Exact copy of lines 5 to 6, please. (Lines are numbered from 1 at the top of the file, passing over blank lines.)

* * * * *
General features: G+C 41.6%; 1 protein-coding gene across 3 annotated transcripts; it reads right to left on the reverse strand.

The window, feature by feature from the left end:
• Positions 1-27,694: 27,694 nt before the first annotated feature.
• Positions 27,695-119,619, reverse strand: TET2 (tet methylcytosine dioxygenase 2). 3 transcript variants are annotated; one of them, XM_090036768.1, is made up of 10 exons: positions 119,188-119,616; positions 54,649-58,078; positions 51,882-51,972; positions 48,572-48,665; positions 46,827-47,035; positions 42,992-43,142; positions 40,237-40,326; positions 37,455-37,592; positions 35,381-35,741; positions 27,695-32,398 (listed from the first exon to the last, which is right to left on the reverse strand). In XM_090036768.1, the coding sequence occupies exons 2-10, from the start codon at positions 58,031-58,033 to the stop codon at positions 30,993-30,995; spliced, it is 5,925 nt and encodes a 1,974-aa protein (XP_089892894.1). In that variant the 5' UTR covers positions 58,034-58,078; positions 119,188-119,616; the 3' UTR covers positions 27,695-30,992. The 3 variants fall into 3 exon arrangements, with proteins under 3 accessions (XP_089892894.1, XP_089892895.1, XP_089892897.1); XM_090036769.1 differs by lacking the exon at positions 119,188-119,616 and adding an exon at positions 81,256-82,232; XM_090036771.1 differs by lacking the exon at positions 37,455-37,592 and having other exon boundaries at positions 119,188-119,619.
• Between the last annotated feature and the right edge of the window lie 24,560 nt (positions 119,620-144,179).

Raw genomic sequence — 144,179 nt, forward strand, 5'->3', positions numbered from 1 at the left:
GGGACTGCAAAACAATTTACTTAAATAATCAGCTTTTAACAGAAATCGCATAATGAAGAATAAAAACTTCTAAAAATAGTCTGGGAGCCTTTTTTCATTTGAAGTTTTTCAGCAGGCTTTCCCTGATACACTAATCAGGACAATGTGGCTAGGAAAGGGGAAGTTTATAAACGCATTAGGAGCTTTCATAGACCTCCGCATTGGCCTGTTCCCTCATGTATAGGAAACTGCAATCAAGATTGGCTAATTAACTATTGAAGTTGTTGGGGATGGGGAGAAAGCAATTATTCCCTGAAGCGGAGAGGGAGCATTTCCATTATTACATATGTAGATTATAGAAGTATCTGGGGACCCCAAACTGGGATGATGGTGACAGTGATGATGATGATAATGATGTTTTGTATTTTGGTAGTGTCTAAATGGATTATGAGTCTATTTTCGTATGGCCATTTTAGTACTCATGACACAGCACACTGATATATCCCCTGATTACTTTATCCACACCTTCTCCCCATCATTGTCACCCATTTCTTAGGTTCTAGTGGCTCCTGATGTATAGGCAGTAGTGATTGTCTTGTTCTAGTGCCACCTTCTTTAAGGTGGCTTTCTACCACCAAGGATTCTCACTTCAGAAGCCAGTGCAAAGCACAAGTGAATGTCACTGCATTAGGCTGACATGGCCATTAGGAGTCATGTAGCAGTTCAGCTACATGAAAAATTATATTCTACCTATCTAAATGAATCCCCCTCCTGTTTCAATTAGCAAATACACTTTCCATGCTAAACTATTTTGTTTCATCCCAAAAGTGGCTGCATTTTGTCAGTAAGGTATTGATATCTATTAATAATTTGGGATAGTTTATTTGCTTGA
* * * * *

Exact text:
• Between the last annotated feature and the right edge of the window lie 24,560 nt (positions 119,620-144,179).

Raw genomic sequence — 144,179 nt, forward strand, 5'->3', positions numbered from 1 at the left: